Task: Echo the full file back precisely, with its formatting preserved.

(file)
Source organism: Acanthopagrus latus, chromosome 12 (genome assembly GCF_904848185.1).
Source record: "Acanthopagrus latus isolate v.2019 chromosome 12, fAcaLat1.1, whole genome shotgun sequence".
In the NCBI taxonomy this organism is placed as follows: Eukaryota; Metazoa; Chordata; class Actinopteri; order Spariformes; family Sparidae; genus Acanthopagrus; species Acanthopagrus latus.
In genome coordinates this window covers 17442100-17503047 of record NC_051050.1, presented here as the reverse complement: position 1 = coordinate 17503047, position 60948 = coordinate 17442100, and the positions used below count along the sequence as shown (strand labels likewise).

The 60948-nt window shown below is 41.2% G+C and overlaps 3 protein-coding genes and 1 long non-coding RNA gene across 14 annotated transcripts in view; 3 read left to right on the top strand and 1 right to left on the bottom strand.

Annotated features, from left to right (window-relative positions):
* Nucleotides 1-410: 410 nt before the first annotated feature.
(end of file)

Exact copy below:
Source organism: Acanthopagrus latus, chromosome 12 (genome assembly GCF_904848185.1).
Source record: "Acanthopagrus latus isolate v.2019 chromosome 12, fAcaLat1.1, whole genome shotgun sequence".
In the NCBI taxonomy this organism is placed as follows: Eukaryota; Metazoa; Chordata; class Actinopteri; order Spariformes; family Sparidae; genus Acanthopagrus; species Acanthopagrus latus.
In genome coordinates this window covers 17442100-17503047 of record NC_051050.1, presented here as the reverse complement: position 1 = coordinate 17503047, position 60948 = coordinate 17442100, and the positions used below count along the sequence as shown (strand labels likewise).

The 60948-nt window shown below is 41.2% G+C and overlaps 3 protein-coding genes and 1 long non-coding RNA gene across 14 annotated transcripts in view; 3 read left to right on the top strand and 1 right to left on the bottom strand.

Annotated features, from left to right (window-relative positions):
* Nucleotides 1-410: 410 nt before the first annotated feature.